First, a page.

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dc.contributor.advisorOden, Michaelen
dc.creatorRichardson, Ashley Bolesen
dc.date.accessioned2015-11-05T16:23:39Zen
dc.date.available2015-11-05T16:23:39Zen
dc.date.issued2015-05en
dc.date.submittedMay 2015en
dc.identifierdoi:10.15781/T21K88en
dc.identifier.urihttp://hdl.handle.net/2152/32253en
dc.descriptiontexten
dc.description.abstractThere exists a great deal of diversity in how municipal departments, coalitions and agencies approach cultural planning, both structurally and procedurally. Cultural development planning and policy-making can fall within the domain of a dedicated group or sub-department of planners, experts and policymakers or can be spread out through many city departments and offices. While these differentiations exist, cultural development is typically taking place within economic development planning departments, particularly by practitioners with strong urban planning expertise. However those leading cultural planning efforts often do not have a background in cultural activities, design, or the fine arts. Because cultural development is not routinized or standardized at any scale of planning, knowledge of what forms of stakeholder engagement and funding mechanisms result in more equitable, inclusive and sustainable cultural development (rather than cultural development pursued for purely economic or business interests) is relatively under-researched. As cultural development and investments are being touted as "growth machines," further research is needed to understand how equitable cultural development can be promoted and strengthened through new form of collaboration between the city, private and non-profit sectors and engaged citizens. There currently exists a gap in determining what internal organization methods (department size, isolated or collaborative agencies, tax base, artistic participation, grassroots advocacy, etc.) result in higher rates of successful and equitable cultural planning. While there is debate within existing scholarship as to the level of correlation or causation between cultural development and certain negative consequences, namely displacement spurred by gentrification, there is little published research regarding the effects of the rapid expansion of cultural development investments occurring within economic planning departments. Within urban planning academia, there is an abundance of theoretical and practical criticism regarding the progression of Florida's "Creative City" tenets, however, little scholarship is being directed to how just, inclusive and equitable social policies and practices can be embedded within cultural planning strategies and initiatives.. The field of equitable cultural development is highly exploratory, but there are several scholarly activists who are beginning to expand upon this approach. The aim of this research is to compile, evaluate and synthesize existing research and case studies to define equitable cultural planning and identify tools and practices that bring cultural development to diverse communities in cities. It is hoped that a clearer understanding of the meaning and tenants of equitable cultural planning and successful examples of how cultural planning can improve access and community- supporting development can provide planners, policymakers and equitable cultural development advocates with new ideas and ways forward in this important domain of planning.en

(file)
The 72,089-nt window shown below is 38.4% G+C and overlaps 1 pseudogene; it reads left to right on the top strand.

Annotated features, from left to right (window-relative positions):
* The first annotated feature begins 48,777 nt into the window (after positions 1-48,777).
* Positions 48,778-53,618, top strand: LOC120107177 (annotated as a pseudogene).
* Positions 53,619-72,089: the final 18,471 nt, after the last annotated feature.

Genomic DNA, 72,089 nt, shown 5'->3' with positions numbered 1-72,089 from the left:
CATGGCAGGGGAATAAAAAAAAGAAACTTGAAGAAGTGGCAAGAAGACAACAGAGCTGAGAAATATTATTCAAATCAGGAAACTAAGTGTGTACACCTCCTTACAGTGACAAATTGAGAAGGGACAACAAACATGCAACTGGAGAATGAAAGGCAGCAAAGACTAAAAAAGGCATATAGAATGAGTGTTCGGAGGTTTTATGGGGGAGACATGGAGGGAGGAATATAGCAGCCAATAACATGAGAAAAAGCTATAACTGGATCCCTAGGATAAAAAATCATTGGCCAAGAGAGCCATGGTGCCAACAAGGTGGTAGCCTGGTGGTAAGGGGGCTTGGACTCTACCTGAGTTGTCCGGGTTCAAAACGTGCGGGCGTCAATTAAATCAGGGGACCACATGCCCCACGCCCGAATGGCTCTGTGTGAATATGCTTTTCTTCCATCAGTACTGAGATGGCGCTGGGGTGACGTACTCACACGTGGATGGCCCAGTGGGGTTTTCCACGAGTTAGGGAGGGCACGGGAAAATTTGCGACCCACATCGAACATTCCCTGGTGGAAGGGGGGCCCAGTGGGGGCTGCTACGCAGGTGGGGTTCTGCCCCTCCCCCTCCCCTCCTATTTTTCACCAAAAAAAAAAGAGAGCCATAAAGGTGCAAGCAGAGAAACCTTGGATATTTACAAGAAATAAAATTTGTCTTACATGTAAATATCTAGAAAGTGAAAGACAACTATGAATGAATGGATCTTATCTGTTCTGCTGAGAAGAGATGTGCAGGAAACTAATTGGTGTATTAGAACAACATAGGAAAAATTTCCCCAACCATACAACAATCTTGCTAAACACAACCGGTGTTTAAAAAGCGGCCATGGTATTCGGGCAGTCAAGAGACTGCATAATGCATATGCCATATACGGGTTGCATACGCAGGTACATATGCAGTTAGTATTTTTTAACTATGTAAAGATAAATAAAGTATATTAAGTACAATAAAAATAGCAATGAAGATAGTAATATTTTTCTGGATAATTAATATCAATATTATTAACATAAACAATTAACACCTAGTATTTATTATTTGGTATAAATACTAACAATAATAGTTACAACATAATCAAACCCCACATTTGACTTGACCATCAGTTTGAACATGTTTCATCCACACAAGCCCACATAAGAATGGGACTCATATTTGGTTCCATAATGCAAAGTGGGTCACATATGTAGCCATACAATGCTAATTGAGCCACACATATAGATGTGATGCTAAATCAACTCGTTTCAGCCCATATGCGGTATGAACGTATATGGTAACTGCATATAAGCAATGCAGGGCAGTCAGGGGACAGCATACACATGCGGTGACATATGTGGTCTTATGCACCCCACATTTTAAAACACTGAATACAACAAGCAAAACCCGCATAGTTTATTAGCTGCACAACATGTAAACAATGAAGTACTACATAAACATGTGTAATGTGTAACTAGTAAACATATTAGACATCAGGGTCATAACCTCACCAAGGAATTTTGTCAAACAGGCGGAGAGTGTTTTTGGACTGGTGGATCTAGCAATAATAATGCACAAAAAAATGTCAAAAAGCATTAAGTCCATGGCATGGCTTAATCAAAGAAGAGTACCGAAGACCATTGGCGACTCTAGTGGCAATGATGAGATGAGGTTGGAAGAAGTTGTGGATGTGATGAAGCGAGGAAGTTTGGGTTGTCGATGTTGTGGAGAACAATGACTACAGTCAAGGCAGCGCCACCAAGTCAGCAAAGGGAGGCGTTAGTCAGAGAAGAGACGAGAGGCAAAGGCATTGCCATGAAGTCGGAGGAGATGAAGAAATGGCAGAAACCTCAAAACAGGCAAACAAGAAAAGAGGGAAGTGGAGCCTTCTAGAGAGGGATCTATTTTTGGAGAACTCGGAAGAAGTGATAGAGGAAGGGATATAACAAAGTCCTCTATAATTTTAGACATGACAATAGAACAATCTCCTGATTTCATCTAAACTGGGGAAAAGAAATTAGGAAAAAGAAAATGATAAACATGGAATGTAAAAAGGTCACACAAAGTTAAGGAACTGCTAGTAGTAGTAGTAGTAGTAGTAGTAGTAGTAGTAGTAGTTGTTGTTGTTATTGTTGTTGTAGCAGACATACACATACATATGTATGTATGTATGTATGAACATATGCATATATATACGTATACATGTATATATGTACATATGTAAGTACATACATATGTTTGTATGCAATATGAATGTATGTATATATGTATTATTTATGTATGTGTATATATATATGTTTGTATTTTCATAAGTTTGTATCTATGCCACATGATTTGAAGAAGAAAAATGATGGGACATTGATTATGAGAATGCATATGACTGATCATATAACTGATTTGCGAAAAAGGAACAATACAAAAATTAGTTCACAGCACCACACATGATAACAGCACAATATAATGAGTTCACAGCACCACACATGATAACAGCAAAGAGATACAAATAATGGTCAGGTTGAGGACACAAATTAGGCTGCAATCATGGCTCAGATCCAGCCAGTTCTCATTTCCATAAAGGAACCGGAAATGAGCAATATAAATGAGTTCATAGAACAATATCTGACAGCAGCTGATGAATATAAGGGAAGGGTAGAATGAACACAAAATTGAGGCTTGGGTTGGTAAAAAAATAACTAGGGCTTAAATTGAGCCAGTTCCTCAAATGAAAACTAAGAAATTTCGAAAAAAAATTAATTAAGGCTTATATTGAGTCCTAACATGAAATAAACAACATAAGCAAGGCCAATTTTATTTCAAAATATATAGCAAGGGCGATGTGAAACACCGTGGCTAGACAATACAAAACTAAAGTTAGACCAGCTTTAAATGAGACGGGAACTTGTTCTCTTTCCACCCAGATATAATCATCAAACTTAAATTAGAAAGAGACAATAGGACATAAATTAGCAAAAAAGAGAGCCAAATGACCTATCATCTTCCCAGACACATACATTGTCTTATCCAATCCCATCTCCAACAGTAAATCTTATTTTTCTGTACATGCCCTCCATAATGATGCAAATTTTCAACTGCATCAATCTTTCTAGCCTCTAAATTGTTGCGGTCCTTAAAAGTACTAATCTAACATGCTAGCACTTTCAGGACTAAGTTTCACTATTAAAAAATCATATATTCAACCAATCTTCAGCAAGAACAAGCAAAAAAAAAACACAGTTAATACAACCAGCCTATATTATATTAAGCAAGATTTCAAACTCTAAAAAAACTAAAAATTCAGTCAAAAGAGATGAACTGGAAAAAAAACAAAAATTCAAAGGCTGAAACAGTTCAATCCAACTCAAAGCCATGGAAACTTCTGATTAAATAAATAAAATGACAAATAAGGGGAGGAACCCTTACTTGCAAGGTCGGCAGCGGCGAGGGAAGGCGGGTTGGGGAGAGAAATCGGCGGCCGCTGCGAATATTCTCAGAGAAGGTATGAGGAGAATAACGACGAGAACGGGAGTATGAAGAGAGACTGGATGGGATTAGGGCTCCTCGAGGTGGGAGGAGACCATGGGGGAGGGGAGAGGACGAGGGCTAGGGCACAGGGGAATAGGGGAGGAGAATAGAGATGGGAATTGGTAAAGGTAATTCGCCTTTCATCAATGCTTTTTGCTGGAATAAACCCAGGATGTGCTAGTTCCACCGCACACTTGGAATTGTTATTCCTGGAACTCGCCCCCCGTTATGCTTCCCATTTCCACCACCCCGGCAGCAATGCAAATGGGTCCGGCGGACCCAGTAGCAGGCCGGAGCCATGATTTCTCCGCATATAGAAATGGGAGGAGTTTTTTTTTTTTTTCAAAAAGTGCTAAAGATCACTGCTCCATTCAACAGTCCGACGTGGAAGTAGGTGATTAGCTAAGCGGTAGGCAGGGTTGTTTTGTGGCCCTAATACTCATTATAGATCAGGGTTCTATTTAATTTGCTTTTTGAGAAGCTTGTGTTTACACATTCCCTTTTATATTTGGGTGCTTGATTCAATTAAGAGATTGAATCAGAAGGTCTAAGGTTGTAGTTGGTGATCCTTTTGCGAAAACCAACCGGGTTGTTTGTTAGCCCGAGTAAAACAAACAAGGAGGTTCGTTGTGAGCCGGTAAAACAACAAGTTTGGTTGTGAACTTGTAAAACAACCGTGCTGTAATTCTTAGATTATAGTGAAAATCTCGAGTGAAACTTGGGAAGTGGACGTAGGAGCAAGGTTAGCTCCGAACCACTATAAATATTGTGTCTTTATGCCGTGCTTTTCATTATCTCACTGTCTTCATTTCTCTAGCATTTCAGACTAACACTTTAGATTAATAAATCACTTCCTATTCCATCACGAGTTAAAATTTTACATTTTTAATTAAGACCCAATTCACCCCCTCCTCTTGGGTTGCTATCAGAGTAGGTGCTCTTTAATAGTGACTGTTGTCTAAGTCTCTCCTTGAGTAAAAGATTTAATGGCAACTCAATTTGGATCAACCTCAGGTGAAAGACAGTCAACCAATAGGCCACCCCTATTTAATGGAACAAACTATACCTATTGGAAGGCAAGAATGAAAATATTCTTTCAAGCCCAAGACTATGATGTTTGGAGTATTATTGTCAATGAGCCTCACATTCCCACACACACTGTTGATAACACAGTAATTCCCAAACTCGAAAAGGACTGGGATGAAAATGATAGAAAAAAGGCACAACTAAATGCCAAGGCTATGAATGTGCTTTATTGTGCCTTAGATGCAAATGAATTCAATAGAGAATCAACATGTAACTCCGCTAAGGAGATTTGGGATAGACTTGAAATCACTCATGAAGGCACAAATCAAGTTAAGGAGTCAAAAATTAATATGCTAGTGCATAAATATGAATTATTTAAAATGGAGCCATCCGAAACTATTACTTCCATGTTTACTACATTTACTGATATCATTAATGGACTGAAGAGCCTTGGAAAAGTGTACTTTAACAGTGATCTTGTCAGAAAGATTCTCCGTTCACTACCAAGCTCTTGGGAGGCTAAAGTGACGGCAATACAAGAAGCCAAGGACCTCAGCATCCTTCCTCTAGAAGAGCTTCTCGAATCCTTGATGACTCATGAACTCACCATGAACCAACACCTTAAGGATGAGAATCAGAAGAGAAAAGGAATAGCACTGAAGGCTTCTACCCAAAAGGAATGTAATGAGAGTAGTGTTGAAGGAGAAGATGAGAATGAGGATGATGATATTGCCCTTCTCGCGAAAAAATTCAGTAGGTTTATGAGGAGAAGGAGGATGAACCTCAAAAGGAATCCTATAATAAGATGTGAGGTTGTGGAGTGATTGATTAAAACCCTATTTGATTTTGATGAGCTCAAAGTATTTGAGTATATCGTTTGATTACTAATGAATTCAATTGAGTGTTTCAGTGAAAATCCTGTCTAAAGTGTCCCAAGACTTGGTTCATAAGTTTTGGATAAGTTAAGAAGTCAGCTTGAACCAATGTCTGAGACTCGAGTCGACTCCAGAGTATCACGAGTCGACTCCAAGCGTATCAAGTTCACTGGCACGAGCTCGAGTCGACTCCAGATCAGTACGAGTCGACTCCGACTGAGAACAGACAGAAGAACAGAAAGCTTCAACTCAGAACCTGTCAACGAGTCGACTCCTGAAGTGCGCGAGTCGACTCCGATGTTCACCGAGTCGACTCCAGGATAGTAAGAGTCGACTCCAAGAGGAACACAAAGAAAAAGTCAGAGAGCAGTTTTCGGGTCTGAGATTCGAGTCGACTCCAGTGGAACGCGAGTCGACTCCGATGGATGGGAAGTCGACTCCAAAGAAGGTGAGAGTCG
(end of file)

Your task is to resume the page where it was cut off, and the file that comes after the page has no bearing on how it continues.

dc.format.mimetypeapplication/pdfen
dc.subjectEquitable cultural developmenten
dc.titleEquitable cultural development : a best practices toolkit for inclusive and sustainable cultural developmenten
dc.typeThesisen
dc.date.updated2015-11-05T16:23:39Zen
dc.contributor.committeeMemberEsser, Gregen
dc.description.departmentCommunity and Regional Planningen
thesis.degree.departmentCommunity and Regional Planningen
thesis.degree.disciplineCommunity & Regional Planningen
thesis.degree.grantorThe University of Texas at Austinen
thesis.degree.levelMastersen
thesis.degree.nameMaster of Science in Community and Regional Planningen


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